It’s Not All About You: Understanding Your Business Ecosystem

Developing an external focus for your business is often translated to be the same as customer-oriented. But in the world of strategy, customers are just the beginning. To develop truly effective business strategy – and to open the door to ground-breaking innovation, you must look at all the players who can influence your business success. Partners, vendors, competitors, regulators – you need to stay on top of everyone in your business ecosystem.

Your business ecosystem is, according to Investopedia.com, “The network of organizations – including suppliers, distributors, customers, competitors, government agencies and so on – involved in the delivery of a specific product or service through both competition and cooperation.” As Ron Adner, professor of strategy at the Tuck School of Business at Dartmouth and author of The Wide Lens: What Successful Innovators See That Others Miss, writes, “In our increasingly interdependent world, winning requires more than just delivering on your own promises. It means ensuring that a host of partners -some visible, some hidden- deliver on their promises, too.”

As the first step in developing an effective strategy – and planning for implementation – is a situational analysis, that is a great time to change your thinking to evaluate your ecosystem. While the business ecosystem – and the relative importance of each type of player in it – may be different for every company, here are six main areas for consideration and examination:

  1. Cooperative Environment. Look at all individuals with a vested interest, those who benefit along with you from your company’s success. Do you sell through distribution? Do you sell products or services delivered by other companies? Make sure that everyone is doing what they should be doing to promote and deliver your brand, and that, where appropriate, you follow-through on delivering. With consolidation in the retail and online distribution systems, this is more important than ever. (Hint: Implement pulse surveys to effectively monitor channel partners.)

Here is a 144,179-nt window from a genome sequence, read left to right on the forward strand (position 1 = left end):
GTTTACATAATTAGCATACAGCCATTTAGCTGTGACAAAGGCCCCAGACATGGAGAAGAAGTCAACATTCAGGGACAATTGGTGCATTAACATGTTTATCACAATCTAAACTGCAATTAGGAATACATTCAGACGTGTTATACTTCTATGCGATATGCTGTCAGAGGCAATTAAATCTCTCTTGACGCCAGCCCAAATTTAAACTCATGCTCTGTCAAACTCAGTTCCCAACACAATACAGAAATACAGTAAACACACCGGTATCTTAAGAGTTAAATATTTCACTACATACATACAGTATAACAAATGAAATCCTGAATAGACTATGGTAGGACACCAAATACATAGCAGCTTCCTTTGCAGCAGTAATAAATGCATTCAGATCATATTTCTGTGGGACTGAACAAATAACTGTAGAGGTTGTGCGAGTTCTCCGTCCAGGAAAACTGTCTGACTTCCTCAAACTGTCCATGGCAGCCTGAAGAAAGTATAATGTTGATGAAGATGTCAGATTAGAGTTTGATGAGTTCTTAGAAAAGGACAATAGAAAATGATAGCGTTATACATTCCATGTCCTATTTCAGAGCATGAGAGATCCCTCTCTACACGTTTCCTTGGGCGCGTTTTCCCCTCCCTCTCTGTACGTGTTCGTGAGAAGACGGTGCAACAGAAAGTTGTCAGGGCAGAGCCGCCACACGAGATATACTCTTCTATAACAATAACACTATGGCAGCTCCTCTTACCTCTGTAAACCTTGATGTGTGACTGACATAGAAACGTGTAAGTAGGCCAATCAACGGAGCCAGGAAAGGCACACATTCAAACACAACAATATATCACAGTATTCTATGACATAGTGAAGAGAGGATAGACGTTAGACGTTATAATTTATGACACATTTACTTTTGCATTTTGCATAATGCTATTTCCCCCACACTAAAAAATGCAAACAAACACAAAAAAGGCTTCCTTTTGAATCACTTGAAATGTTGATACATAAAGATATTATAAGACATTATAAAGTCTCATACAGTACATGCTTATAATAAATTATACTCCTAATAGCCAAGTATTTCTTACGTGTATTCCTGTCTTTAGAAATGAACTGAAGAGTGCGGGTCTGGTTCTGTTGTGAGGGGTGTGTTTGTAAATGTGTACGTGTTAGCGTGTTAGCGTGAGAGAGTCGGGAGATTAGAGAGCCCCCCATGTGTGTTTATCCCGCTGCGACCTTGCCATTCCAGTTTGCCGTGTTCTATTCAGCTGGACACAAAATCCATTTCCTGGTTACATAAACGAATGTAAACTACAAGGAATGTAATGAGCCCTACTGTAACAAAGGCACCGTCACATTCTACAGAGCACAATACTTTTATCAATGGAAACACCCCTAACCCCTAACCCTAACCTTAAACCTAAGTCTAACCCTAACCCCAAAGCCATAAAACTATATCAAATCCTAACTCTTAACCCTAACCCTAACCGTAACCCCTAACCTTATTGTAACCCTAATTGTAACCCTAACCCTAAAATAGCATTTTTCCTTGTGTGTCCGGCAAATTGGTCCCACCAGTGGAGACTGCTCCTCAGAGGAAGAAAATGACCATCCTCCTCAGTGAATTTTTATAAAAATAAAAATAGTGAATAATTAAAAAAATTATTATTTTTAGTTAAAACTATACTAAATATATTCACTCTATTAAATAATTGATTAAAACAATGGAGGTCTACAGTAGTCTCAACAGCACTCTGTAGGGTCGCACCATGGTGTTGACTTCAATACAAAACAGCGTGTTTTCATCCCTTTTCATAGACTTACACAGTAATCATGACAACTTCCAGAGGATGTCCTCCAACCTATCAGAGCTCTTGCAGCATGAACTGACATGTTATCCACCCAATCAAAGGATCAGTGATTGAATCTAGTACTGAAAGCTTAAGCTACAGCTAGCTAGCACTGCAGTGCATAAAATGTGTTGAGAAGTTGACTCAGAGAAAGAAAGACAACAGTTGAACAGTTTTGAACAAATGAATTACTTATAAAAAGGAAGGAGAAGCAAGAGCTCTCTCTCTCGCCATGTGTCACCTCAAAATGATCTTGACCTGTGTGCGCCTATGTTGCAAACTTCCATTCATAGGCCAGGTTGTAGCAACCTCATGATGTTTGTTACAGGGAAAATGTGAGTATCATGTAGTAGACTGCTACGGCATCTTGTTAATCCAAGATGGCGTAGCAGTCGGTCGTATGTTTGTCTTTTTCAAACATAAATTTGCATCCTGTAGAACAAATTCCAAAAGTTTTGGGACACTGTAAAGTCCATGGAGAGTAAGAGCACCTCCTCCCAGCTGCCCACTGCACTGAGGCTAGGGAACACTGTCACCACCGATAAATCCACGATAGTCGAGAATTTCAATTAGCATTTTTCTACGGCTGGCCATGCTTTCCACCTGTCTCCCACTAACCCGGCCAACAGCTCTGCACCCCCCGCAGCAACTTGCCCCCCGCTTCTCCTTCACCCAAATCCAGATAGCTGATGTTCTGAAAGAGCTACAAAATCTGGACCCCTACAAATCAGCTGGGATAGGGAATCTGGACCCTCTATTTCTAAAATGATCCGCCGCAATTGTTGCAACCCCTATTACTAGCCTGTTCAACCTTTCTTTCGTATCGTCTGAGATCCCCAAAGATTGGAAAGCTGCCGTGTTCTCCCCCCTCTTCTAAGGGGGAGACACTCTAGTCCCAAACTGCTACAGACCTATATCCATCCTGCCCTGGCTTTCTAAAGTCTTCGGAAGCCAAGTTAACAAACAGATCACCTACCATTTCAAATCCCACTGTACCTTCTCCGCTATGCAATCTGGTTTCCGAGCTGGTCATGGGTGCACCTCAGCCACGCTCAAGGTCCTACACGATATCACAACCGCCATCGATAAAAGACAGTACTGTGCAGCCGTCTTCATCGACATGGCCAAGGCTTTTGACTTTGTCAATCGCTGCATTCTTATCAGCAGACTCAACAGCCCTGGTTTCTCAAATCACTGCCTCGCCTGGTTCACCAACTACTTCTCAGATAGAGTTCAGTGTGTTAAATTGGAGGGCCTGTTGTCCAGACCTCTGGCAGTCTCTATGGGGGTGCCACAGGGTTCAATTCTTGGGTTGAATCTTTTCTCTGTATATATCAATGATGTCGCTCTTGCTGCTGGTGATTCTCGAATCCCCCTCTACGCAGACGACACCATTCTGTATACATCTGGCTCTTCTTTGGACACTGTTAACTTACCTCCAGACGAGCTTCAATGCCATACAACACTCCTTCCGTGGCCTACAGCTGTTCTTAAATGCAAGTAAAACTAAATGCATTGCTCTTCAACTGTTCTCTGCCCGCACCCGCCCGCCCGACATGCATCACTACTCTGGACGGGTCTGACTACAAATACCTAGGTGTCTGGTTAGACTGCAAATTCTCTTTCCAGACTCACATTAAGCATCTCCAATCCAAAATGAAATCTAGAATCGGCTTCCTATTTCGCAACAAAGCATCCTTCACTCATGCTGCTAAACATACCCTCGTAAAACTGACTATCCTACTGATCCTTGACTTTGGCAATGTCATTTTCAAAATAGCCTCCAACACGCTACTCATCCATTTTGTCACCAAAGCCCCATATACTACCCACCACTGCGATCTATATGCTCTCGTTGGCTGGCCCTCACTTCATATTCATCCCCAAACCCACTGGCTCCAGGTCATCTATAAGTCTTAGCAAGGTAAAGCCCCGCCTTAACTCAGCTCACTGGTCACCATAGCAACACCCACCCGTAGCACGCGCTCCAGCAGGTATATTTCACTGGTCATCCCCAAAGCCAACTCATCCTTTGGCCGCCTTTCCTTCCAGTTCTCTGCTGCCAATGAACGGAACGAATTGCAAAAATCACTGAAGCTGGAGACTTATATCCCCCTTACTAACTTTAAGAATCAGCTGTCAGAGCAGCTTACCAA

2. Competitive Environment. How do you compete with others in your market? Are there opportunities for growth – whether by acquisition or competition? Understand your competitive advantage (from the customer’s perspective) and learn more about your competitors’ capabilities, strengths, and weaknesses. Do some “what if” analysis on potential competitor actions. (“What if my main competitor raises his price by 10%.” Do they have the financial strength to do that? How will the market change?)
  3. Economic Environment. Continually monitoring the macro and micro economy is a critical factor, because the economy impacts everyone else in the ecosystem. Is labor becoming a challenge? Is inflation driving wages and prices up? How should your company respond to these changes in pricing, hiring, purchasing, and operations?
  4. Social Environment. Changing public opinion can be a threat or an opportunity – or both! In marketing research, surveys that used to be done by phone moved to the computer, and now to mobile devices. Companies that saw that coming and adapted quickly benefit.  Marketing research is key to successfully implementing these strategies.
  5. Political Environment. Even at the small, local business level, regulation and government are key players in your business ecosystem. Obviously, all businesses must comply with regulations, but actively participating in politics may also be a strategy for your company.
  6. Legal Environment. Laws impacting businesses as employers, as well as in providing goods and services, can have a major impact on your cost structure. Not only do you need to ensure your business is in line with best practices and compliance, but keeping track of emerging legislation is also important to make sure you prepare for potential changes.

After you have learned everything you can about your ecosystem, think about how it will impact the various strategies you are planning. Look at your company’s past and present: what’s working and why? Where are your roadblocks? Who is in your ecosystem? Will your new product be successful if distributors won’t pick it up? Will you be able to hire the talent you need for your new division? Is an attractive competitor struggling who might be open to a merger? Use your understanding of your business ecosystem to project into the future – and build your strategy from there.

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